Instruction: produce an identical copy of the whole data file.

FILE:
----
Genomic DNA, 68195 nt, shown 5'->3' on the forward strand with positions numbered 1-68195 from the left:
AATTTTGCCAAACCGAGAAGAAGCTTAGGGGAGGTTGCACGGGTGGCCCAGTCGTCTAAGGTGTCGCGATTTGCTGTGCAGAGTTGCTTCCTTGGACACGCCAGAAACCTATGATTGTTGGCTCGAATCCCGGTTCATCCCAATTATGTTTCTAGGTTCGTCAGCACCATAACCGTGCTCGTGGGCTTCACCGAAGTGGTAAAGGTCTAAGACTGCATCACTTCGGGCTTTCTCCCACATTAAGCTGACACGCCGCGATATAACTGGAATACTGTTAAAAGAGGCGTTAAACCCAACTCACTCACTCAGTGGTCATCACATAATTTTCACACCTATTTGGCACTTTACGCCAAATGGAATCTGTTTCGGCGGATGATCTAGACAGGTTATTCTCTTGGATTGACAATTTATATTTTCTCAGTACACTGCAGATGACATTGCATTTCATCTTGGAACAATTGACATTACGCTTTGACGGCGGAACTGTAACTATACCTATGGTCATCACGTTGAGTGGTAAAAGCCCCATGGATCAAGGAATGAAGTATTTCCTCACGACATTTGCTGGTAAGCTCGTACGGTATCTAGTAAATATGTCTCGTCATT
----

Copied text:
Genomic DNA, 68195 nt, shown 5'->3' on the forward strand with positions numbered 1-68195 from the left:
AATTTTGCCAAACCGAGAAGAAGCTTAGGGGAGGTTGCACGGGTGGCCCAGTCGTCTAAGGTGTCGCGATTTGCTGTGCAGAGTTGCTTCCTTGGACACGCCAGAAACCTATGATTGTTGGCTCGAATCCCGGTTCATCCCAATTATGTTTCTAGGTTCGTCAGCACCATAACCGTGCTCGTGGGCTTCACCGAAGTGGTAAAGGTCTAAGACTGCATCACTTCGGGCTTTCTCCCACATTAAGCTGACACGCCGCGATATAACTGGAATACTGTTAAAAGAGGCGTTAAACCCAACTCACTCACTCAGTGGTCATCACATAATTTTCACACCTATTTGGCACTTTACGCCAAATGGAATCTGTTTCGGCGGATGATCTAGACAGGTTATTCTCTTGGATTGACAATTTATATTTTCTCAGTACACTGCAGATGACATTGCATTTCATCTTGGAACAATTGACATTACGCTTTGACGGCGGAACTGTAACTATACCTATGGTCATCACGTTGAGTGGTAAAAGCCCCATGGATCAAGGAATGAAGTATTTCCTCACGACATTTGCTGGTAAGCTCGTACGGTATCTAGTAAATATGTCTCGTCATT